As much as America is seemingly dysfunctional, its ability to right itself is never in doubt as long as it has dauntless patriots with derring-do enough to take the bull by its horns and willingly combat the inequalities of their society through pronounced acts of commendable sacrifice (I'm in the 1%, please raise my taxes, June 28).
Mr Eli Broad, American philanthropist and entrepreneur, is not the first person to perceive the iniquity of his country's inequitable tax system. Both Mr Warren Buffet and Mr Bill Gates had also previously sounded the alarm bells and professed on record that rich people like themselves should pay more taxes.
Where worldwide the top 1 per cent wealthiest people own 85 per cent of global wealth and chief executives no more earn simple multiples of what the workers in the same organisation earn but hundreds of times in excess, it is an appropriate clarion call that needs to be heeded and acted upon.
Our Government can fulfil its social covenant with Singaporeans by providing for most housing and healthcare needs while also lowering the nation's somewhat high Gini Coefficient by redistributive policies, but our rich can and should contribute far more in taxes on income and investments.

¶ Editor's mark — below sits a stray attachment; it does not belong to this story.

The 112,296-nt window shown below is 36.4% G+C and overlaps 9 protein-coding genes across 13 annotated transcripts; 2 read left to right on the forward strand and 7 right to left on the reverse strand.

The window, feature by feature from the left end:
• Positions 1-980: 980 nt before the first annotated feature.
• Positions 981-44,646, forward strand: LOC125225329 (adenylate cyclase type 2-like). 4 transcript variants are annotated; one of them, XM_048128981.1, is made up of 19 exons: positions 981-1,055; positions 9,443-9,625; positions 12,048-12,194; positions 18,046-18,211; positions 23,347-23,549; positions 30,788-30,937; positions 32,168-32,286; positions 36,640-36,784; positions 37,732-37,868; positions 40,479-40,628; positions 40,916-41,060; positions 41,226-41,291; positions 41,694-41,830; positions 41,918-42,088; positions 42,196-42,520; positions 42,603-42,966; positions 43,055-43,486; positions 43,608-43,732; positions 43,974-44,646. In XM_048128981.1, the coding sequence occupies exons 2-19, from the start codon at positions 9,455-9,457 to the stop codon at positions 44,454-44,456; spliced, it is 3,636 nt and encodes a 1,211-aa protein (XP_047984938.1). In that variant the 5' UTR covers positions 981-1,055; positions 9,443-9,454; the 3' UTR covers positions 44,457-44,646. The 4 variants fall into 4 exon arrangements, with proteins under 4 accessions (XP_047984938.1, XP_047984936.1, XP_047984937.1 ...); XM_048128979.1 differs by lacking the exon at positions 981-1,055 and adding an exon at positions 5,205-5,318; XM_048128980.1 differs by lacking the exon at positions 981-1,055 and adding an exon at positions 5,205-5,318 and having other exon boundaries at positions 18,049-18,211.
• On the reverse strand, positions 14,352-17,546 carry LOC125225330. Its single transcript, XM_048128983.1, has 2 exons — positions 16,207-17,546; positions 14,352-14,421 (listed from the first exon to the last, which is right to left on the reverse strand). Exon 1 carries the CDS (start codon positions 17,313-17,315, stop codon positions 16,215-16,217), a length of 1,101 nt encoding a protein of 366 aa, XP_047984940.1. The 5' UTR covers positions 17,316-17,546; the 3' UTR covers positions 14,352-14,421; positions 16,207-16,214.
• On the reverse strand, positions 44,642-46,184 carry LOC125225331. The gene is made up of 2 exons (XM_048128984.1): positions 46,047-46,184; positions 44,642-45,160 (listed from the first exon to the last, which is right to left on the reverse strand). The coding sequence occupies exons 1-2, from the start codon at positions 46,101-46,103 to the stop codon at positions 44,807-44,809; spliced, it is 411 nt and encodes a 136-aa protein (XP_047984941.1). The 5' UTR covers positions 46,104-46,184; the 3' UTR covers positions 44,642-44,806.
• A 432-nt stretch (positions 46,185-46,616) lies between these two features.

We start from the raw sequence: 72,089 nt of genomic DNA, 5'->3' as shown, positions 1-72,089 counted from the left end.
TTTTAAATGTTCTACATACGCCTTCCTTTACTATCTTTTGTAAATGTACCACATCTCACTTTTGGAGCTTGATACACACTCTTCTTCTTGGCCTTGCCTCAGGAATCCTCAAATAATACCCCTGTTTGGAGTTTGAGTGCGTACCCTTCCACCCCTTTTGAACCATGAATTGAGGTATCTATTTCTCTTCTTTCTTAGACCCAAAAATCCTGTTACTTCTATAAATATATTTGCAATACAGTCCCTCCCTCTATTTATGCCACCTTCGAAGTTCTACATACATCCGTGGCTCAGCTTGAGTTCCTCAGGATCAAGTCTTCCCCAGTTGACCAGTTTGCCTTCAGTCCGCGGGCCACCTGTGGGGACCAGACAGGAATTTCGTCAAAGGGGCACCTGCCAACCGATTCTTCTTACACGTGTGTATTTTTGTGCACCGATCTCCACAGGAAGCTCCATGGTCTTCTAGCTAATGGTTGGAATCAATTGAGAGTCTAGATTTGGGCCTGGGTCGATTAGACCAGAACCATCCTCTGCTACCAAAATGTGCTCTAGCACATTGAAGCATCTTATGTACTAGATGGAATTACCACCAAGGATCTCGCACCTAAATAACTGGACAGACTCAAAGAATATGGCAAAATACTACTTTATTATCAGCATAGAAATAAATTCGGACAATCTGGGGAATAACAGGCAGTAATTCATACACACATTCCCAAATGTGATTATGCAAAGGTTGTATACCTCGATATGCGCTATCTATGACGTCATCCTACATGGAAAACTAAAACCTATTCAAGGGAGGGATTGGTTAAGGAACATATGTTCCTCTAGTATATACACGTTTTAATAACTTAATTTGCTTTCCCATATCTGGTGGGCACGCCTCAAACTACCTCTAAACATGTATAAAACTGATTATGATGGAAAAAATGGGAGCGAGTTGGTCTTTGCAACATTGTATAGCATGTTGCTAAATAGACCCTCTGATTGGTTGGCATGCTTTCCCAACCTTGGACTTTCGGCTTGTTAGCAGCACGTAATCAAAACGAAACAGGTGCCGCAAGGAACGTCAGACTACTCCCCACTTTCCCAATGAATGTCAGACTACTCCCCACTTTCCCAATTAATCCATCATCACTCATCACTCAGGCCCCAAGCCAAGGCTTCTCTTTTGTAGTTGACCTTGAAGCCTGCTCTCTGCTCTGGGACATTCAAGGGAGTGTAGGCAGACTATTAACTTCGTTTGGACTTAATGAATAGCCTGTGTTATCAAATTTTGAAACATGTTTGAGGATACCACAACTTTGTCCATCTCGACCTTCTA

Wouldn't it be singularly nationalistic that, beyond contributing to charity and other cause-worthy institutions, establishing foundations for the common good and providing funds for notable agenda, the Midasesque set in Singapore also came out unequivocally in favour of higher taxes for themselves?
It is entirely politically and socially correct for the wealthy in Singapore to volubly sound their advocacy and support of this movement for our nation, and it will leave a sweet name for themselves in posterity.
Yik Keng Yeong (Dr)